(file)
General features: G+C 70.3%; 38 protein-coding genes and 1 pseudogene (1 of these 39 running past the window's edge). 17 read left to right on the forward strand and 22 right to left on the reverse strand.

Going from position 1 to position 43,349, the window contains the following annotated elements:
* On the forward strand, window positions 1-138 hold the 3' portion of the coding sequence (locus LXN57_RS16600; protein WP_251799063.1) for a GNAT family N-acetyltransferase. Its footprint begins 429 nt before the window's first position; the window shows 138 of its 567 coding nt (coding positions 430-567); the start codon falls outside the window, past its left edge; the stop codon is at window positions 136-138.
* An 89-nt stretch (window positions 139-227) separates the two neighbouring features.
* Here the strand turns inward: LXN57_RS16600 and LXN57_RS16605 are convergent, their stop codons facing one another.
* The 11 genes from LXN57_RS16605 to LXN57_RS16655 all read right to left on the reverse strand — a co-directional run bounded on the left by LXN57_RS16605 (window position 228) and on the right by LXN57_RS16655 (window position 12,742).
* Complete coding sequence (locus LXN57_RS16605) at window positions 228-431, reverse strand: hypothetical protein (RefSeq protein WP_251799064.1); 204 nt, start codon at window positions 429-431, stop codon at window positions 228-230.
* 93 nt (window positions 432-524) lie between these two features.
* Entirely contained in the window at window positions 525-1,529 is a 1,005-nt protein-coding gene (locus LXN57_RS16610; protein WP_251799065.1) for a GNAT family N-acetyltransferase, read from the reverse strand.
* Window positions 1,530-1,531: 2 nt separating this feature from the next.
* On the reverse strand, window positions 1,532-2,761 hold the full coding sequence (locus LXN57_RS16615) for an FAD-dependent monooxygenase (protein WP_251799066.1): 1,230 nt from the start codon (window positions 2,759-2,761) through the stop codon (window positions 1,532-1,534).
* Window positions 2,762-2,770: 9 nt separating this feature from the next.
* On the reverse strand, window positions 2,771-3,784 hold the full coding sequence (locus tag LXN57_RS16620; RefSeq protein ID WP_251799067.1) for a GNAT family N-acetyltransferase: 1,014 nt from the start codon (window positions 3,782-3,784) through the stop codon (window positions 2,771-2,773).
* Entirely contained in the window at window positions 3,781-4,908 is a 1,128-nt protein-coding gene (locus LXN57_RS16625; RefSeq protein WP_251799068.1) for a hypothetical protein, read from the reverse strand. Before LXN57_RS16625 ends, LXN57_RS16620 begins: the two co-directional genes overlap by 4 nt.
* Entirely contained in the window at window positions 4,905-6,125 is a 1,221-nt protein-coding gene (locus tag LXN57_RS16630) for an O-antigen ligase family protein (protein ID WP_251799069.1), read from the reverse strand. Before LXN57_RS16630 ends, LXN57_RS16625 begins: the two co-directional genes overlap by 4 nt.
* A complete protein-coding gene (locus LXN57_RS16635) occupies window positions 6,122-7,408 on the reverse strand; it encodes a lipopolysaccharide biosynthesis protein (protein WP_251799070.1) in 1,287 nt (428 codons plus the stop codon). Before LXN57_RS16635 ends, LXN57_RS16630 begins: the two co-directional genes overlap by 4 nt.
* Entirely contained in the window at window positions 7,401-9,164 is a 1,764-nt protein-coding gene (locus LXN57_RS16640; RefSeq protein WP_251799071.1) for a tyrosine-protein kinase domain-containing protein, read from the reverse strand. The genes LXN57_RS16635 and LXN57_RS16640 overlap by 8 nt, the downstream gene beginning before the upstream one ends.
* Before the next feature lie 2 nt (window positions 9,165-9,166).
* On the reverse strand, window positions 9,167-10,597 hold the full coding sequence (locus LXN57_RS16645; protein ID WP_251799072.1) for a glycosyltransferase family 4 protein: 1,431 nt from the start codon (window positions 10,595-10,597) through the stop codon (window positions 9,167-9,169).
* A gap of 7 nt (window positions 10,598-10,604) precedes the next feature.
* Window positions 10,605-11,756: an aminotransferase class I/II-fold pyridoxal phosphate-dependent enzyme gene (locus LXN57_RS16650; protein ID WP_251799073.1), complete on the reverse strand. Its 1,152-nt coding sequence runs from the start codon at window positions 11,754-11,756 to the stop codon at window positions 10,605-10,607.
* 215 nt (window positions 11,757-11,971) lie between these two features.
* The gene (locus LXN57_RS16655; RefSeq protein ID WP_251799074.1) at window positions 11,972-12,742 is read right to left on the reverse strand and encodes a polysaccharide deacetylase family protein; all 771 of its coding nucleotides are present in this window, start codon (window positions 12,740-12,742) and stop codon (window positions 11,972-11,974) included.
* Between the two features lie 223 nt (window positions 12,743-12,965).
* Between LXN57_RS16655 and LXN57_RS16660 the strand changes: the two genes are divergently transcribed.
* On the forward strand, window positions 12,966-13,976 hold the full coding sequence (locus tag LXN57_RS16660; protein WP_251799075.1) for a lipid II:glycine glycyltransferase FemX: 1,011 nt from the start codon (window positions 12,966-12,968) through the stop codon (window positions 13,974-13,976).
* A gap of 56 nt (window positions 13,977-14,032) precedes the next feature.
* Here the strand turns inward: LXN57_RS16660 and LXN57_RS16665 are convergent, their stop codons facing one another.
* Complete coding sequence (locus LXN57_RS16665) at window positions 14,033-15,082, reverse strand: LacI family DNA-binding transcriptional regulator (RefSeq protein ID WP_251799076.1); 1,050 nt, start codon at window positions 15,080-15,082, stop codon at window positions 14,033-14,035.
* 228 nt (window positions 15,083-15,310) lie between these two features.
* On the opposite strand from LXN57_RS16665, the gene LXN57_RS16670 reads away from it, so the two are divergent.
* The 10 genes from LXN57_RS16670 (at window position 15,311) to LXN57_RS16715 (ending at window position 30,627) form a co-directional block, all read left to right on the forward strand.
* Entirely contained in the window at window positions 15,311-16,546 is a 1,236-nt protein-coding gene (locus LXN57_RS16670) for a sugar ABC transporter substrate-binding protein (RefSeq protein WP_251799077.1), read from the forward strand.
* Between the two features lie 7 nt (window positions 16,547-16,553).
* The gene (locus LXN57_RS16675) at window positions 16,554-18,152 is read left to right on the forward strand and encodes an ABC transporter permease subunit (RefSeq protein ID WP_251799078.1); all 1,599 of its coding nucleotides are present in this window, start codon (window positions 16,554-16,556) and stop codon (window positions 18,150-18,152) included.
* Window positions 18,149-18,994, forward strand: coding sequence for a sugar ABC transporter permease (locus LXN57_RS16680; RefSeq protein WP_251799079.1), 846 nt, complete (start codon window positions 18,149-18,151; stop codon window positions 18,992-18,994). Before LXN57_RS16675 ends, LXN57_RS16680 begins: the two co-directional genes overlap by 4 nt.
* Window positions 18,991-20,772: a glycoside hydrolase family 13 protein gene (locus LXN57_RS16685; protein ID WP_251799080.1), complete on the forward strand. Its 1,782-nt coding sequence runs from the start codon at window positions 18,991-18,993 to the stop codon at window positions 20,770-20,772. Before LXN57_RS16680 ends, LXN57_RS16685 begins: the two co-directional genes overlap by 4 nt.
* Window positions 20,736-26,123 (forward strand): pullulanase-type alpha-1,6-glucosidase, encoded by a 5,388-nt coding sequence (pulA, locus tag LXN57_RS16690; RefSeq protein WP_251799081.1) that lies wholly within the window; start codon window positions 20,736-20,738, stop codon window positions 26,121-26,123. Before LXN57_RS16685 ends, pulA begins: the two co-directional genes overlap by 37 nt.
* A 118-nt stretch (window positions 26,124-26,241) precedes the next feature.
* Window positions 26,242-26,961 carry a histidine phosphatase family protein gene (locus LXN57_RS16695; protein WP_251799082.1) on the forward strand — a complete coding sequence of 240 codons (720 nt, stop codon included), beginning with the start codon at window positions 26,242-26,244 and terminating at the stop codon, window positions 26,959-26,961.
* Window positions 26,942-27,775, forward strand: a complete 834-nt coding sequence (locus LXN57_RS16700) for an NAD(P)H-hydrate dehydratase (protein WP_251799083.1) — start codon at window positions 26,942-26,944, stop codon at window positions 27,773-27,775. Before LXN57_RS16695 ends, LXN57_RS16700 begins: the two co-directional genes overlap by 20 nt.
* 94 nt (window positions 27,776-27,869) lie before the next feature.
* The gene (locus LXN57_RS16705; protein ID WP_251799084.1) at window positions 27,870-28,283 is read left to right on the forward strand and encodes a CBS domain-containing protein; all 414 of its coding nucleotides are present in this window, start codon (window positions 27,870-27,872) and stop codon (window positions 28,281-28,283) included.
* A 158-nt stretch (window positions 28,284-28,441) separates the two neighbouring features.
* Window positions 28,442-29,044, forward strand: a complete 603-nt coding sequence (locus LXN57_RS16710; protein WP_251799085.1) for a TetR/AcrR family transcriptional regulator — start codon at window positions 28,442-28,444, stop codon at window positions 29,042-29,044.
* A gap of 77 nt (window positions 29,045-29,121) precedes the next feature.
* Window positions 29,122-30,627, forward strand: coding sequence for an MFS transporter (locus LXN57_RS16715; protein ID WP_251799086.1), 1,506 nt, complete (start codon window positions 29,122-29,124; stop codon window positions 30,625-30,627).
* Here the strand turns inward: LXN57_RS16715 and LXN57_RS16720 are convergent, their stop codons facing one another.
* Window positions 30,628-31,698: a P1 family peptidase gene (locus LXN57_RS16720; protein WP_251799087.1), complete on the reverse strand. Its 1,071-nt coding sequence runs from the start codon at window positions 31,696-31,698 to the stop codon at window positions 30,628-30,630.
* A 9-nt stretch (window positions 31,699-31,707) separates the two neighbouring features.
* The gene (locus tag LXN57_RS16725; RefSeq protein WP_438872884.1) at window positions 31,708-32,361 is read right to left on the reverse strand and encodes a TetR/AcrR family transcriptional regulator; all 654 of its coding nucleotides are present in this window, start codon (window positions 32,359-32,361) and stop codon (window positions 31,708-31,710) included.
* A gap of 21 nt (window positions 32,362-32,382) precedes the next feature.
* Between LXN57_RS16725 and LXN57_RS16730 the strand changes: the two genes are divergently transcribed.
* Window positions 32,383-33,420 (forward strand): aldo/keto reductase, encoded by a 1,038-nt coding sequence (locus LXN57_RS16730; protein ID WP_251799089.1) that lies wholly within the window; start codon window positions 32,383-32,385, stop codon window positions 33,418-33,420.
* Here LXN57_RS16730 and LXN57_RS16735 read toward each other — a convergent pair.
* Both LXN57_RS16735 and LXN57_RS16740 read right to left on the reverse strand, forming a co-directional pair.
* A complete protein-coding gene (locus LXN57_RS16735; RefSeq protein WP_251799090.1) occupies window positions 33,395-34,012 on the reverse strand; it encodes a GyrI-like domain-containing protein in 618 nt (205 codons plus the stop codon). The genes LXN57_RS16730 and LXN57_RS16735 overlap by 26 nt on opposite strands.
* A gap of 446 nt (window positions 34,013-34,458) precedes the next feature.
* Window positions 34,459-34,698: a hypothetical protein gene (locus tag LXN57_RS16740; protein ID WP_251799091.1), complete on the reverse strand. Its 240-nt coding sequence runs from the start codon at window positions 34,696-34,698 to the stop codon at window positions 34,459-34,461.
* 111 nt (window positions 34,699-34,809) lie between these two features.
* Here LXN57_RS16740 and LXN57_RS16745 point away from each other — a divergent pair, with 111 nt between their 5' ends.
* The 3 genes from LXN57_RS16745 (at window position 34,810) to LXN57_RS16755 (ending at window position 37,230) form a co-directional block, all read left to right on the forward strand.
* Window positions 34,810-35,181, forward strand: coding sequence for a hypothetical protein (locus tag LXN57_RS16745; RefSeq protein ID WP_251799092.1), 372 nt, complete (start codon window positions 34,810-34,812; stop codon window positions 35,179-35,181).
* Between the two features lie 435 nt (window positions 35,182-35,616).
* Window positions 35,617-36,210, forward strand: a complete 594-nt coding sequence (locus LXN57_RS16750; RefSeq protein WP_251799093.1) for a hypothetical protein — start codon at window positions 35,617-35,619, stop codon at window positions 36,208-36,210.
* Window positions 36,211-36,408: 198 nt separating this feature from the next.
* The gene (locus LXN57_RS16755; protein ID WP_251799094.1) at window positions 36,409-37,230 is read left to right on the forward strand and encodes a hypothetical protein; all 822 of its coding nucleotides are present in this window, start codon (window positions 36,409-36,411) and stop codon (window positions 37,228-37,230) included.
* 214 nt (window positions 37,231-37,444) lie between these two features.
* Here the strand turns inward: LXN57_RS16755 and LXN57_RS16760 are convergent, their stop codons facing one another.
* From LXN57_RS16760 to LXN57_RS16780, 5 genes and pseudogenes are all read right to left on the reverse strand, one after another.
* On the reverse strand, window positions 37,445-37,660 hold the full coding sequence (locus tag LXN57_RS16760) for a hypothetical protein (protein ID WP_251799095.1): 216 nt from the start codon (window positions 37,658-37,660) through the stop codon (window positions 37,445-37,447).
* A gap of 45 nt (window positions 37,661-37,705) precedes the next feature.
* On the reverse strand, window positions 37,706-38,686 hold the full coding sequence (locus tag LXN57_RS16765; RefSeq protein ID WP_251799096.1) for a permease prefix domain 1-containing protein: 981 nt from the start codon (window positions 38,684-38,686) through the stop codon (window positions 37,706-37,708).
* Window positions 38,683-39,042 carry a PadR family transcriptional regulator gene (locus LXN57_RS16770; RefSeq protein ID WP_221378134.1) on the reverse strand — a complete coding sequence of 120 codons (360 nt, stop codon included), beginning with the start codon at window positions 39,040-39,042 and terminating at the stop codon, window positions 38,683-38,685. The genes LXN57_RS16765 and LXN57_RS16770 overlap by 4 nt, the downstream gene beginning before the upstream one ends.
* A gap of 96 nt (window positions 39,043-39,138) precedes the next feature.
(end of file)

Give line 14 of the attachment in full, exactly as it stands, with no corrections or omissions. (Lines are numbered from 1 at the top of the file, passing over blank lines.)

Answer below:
* Entirely contained in the window at window positions 3,781-4,908 is a 1,128-nt protein-coding gene (locus LXN57_RS16625; RefSeq protein WP_251799068.1) for a hypothetical protein, read from the reverse strand. Before LXN57_RS16625 ends, LXN57_RS16620 begins: the two co-directional genes overlap by 4 nt.